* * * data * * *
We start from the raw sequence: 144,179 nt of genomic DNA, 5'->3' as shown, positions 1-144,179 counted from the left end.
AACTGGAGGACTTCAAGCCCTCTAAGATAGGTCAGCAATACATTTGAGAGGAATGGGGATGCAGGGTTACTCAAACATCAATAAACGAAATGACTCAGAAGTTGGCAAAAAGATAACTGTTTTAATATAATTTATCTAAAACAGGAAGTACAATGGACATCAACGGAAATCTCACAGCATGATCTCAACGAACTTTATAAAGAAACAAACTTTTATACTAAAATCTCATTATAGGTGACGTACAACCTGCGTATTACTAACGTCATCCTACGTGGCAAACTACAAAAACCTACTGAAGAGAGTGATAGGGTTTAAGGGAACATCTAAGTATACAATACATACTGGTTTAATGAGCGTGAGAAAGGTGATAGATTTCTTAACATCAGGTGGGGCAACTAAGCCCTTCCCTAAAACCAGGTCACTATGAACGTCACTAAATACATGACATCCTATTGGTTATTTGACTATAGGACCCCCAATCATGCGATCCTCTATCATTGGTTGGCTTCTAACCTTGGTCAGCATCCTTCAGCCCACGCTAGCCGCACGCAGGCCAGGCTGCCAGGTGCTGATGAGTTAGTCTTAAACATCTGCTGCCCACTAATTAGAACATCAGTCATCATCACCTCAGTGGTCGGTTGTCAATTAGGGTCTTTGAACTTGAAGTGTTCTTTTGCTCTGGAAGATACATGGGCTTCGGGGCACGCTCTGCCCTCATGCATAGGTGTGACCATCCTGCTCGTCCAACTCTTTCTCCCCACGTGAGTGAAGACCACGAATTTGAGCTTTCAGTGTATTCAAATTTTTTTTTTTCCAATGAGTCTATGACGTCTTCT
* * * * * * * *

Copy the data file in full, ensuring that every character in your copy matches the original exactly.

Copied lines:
We start from the raw sequence: 144,179 nt of genomic DNA, 5'->3' as shown, positions 1-144,179 counted from the left end.
AACTGGAGGACTTCAAGCCCTCTAAGATAGGTCAGCAATACATTTGAGAGGAATGGGGATGCAGGGTTACTCAAACATCAATAAACGAAATGACTCAGAAGTTGGCAAAAAGATAACTGTTTTAATATAATTTATCTAAAACAGGAAGTACAATGGACATCAACGGAAATCTCACAGCATGATCTCAACGAACTTTATAAAGAAACAAACTTTTATACTAAAATCTCATTATAGGTGACGTACAACCTGCGTATTACTAACGTCATCCTACGTGGCAAACTACAAAAACCTACTGAAGAGAGTGATAGGGTTTAAGGGAACATCTAAGTATACAATACATACTGGTTTAATGAGCGTGAGAAAGGTGATAGATTTCTTAACATCAGGTGGGGCAACTAAGCCCTTCCCTAAAACCAGGTCACTATGAACGTCACTAAATACATGACATCCTATTGGTTATTTGACTATAGGACCCCCAATCATGCGATCCTCTATCATTGGTTGGCTTCTAACCTTGGTCAGCATCCTTCAGCCCACGCTAGCCGCACGCAGGCCAGGCTGCCAGGTGCTGATGAGTTAGTCTTAAACATCTGCTGCCCACTAATTAGAACATCAGTCATCATCACCTCAGTGGTCGGTTGTCAATTAGGGTCTTTGAACTTGAAGTGTTCTTTTGCTCTGGAAGATACATGGGCTTCGGGGCACGCTCTGCCCTCATGCATAGGTGTGACCATCCTGCTCGTCCAACTCTTTCTCCCCACGTGAGTGAAGACCACGAATTTGAGCTTTCAGTGTATTCAAATTTTTTTTTTTCCAATGAGTCTATGACGTCTTCT